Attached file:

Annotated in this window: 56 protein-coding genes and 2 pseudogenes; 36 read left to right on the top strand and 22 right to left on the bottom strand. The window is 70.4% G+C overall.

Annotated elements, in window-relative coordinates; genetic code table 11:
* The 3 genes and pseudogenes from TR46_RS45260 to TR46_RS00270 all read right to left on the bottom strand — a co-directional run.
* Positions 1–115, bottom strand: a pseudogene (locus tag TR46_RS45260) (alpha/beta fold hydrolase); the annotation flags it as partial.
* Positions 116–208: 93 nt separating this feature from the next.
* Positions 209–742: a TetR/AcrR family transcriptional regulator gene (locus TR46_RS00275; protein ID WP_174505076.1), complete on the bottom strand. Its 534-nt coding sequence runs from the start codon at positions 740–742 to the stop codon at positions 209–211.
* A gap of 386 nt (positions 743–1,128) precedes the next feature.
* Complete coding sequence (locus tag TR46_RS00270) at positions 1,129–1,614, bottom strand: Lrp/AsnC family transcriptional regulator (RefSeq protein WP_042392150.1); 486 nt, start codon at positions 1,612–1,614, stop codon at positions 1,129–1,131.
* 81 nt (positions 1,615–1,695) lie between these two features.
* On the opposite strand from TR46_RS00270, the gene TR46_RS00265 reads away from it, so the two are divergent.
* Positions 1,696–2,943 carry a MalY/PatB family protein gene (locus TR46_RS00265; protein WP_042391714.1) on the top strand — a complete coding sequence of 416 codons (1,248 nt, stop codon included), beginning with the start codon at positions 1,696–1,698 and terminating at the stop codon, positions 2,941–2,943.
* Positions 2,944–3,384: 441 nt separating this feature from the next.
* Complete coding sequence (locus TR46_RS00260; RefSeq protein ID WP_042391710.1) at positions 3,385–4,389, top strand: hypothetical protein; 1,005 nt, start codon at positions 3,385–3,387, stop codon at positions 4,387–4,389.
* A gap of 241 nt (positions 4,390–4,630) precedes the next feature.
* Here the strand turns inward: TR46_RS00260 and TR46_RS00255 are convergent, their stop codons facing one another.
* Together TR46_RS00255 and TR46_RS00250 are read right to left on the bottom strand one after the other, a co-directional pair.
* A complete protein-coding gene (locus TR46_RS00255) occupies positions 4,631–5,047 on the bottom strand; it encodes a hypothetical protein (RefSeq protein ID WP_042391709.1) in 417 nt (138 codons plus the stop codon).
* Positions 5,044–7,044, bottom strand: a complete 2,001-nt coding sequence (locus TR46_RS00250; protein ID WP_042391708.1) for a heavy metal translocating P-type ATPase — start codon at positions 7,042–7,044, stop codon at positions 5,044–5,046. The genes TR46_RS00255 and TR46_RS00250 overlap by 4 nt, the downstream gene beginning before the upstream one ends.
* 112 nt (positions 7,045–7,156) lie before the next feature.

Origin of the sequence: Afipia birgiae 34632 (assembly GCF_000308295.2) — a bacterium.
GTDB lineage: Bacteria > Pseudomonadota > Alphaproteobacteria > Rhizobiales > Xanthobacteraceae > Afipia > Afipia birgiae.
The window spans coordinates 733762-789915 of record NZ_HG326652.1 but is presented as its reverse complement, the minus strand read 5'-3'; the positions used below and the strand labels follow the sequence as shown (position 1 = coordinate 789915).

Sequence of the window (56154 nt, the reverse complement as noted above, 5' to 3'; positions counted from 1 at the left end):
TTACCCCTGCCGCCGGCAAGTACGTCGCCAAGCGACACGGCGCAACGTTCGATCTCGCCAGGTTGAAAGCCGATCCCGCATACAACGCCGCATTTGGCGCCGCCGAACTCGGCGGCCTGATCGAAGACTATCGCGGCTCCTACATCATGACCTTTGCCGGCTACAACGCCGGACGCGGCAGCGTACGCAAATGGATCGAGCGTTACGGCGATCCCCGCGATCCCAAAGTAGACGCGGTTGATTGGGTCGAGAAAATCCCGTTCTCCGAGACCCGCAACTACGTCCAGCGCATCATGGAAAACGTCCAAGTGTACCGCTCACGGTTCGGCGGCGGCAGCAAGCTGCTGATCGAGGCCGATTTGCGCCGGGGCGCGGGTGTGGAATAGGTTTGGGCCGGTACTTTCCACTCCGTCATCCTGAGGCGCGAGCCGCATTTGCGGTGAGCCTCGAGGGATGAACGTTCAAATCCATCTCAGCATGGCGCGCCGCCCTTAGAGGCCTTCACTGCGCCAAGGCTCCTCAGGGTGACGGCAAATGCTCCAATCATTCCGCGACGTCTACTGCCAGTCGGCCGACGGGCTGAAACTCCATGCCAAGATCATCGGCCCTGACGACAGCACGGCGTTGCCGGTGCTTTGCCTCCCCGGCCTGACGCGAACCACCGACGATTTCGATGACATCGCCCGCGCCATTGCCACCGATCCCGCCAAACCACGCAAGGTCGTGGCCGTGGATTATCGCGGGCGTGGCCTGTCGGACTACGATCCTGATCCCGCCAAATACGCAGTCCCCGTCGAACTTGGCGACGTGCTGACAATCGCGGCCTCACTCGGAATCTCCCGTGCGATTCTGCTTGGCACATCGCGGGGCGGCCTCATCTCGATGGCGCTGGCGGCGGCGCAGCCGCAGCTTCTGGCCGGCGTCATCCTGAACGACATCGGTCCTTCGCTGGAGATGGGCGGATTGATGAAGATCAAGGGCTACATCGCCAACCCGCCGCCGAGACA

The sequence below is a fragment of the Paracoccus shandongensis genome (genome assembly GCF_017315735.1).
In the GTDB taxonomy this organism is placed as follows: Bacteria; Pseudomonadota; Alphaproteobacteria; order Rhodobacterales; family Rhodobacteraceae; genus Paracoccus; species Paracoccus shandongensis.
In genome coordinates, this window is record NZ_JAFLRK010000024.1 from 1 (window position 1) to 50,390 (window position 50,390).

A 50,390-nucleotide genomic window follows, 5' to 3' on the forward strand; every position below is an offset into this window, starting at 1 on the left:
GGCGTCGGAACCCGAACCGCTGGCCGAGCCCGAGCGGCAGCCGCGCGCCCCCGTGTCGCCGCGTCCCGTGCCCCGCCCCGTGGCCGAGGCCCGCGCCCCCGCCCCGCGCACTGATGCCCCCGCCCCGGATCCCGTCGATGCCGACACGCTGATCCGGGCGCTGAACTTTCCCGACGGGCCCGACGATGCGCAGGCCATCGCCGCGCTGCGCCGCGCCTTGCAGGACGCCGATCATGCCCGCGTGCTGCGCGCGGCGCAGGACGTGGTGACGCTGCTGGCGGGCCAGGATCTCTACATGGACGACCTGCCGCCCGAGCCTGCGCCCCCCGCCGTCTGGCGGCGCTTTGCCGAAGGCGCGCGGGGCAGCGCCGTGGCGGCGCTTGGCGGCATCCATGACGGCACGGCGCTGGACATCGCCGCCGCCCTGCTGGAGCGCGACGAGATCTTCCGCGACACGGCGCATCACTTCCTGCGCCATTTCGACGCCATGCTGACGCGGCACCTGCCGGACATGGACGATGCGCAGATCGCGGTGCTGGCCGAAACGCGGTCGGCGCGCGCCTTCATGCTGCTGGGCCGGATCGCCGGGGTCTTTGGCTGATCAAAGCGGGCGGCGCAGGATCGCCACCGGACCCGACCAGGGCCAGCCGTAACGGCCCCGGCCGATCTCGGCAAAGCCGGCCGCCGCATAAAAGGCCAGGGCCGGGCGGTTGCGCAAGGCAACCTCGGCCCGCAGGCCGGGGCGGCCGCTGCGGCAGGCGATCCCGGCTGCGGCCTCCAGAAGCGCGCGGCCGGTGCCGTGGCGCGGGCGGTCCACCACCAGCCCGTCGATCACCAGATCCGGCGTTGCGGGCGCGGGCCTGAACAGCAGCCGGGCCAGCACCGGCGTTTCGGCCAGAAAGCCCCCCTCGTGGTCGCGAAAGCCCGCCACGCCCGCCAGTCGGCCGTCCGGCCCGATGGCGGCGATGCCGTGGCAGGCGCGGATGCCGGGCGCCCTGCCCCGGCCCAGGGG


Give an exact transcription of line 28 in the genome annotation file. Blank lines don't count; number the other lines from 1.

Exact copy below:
A 50,390-nucleotide genomic window follows, 5' to 3' on the forward strand; every position below is an offset into this window, starting at 1 on the left: